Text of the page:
Thirty plus years ago urgent care centers emerged as an alternative to emergency room care and “regular” physician office visits (I was there). The main “USPs” – Unique Selling Propositions that paved the way for the urgent boom we’ve experienced in recent years are:
- Easy access on a walk-in basis without an appointment
- Extended hours – usually 12 hours per day during the week and 9-5 or so on weekends and most holidays
- Better equipped than a physician’s office to offer lab, xray, other diagnostics and treatments
- LESS EXPENSIVE THAN HOSPITAL EDs – often touted as one-fifth the cost of a similar condition/treatment
- The “patient experience” was better – we had that retail, customer service mindset from the get-go
What are hospitals doing in urgent care?
Now we’ve entered this phase where hospitals are clamoring to get back into the urgent care space, and with good reason. The hospital or health system wants to embrace those core reasons patients love about urgent care, with the added objectives of expanding their catchment area, competition with other hospitals/systems, offloading busy EDs, and providing respite to overburdened primaries within the system, to name a few.
But I can’t help but notice the increasing number of complaints in the press about “bill shock” when patients get their EOBs and find a $200+ “facility fee” has hit their deductible.
I get the concept of the facility fee for hospitals to cover “unreimbursed services”. And all the regulatory, quality, etc, etc that hospitals have that private practices don’t. But remember? This is why the urgent care alternative WAS LESS EXPENSIVE! Not bringing all those costs into a community environment to provide less-than-ED-level care. Now you are only half as much (or more) as the ED instead of one-fifth.
Hospitals – you have to compete with that! There’s an urgent care center around every corner. Patients AND PAYERS are going to catch on to this billing anomaly soon. Particularly in this era of value based care. In fact CMS has now disallowed the ability to charge facility fees for most off campus outpatient services, including urgent care. You simply cannot build those costs into your urgent care centers budget and tack on what I believe are unsustainable facility fees. You may soon be left with just an expensive billboard.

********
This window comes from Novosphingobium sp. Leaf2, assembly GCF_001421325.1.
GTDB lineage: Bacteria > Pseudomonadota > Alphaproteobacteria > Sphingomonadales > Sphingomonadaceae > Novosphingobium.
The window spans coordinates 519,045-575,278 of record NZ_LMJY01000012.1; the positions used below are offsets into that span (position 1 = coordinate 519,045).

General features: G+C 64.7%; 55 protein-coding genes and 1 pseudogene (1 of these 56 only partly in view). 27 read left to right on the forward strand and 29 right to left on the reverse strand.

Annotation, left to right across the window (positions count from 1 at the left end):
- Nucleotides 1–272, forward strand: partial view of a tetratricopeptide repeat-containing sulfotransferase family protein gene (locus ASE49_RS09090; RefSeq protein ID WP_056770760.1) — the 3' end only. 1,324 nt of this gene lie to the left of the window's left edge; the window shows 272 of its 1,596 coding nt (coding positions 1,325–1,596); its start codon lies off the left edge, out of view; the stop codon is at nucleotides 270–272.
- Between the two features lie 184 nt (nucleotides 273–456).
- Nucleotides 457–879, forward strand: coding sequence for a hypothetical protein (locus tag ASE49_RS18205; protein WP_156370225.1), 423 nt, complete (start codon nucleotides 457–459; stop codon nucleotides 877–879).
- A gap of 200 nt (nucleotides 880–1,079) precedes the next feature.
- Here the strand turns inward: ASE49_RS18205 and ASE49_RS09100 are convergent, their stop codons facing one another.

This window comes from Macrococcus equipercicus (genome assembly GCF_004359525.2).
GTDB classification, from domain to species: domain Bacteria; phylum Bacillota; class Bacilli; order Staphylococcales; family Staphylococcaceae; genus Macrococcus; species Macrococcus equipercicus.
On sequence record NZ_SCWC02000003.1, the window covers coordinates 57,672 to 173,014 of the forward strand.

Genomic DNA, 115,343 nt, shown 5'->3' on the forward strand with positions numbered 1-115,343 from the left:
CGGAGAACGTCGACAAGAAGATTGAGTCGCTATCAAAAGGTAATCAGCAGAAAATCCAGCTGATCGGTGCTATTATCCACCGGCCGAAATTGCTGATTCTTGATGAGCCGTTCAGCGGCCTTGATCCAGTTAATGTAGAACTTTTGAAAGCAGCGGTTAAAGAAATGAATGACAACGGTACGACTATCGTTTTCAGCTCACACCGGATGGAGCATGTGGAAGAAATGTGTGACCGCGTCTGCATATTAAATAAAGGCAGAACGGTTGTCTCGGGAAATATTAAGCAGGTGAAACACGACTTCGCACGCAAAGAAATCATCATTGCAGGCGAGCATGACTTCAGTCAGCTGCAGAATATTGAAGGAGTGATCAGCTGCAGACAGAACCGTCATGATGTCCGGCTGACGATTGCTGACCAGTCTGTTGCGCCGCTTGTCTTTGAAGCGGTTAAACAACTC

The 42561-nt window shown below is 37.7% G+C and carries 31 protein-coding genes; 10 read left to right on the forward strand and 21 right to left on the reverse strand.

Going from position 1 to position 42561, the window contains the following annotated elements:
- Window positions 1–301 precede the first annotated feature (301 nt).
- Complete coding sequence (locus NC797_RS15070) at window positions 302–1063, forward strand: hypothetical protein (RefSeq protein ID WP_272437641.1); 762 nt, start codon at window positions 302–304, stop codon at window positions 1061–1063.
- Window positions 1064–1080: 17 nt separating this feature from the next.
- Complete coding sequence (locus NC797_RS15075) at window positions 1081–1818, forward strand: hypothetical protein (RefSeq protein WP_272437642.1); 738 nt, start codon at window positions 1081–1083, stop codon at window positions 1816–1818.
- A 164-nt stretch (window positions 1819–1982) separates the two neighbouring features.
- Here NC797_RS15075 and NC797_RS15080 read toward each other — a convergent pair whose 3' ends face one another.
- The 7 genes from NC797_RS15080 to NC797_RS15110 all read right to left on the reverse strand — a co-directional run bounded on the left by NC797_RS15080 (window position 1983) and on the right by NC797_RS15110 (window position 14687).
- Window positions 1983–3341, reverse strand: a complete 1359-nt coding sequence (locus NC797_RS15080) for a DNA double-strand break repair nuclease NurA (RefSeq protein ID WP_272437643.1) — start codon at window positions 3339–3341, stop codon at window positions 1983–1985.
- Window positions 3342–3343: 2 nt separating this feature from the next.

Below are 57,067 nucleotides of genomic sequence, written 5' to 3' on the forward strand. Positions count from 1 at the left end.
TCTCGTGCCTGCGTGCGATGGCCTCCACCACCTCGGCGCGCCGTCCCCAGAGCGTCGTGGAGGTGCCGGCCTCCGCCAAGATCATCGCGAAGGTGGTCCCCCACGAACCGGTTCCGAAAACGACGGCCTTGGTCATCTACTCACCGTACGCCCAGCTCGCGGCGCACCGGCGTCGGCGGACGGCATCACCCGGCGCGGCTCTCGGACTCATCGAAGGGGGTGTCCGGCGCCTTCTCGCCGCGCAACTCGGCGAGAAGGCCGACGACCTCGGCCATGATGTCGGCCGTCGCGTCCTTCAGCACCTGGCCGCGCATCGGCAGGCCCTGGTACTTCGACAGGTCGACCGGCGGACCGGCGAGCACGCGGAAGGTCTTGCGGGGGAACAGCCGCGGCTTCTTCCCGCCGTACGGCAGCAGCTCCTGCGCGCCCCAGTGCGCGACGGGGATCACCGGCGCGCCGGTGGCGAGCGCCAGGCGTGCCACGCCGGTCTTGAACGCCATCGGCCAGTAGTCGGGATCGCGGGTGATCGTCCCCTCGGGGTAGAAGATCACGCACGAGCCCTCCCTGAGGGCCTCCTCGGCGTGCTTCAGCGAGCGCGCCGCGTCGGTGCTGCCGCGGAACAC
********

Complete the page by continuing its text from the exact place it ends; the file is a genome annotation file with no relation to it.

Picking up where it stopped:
What Are Payers Going to Do?
I just don’t see why payers are going to continue paying a facility fee (and many don’t already) for Urgent Care A vs Urgent Care B just because the hospital’s name is on it. In a value based model you’ll be looking to provide those services at less cost, not more revenue. I have worked with and owned many urgent care centers that turned a nice profit at an average net per visit of $150 or less. Expecting $400 per visit in urgent care going forward is just ludicrous in my opinion.
Run the Urgent Care like a Business, not a Hospital
The best way to do this is to work with an urgent care group/provider that understands these differences and can manage the urgent care center from more of a “private” cost structure. Need help with that? Fill out this form and we’ll get back to you to discuss how we can help.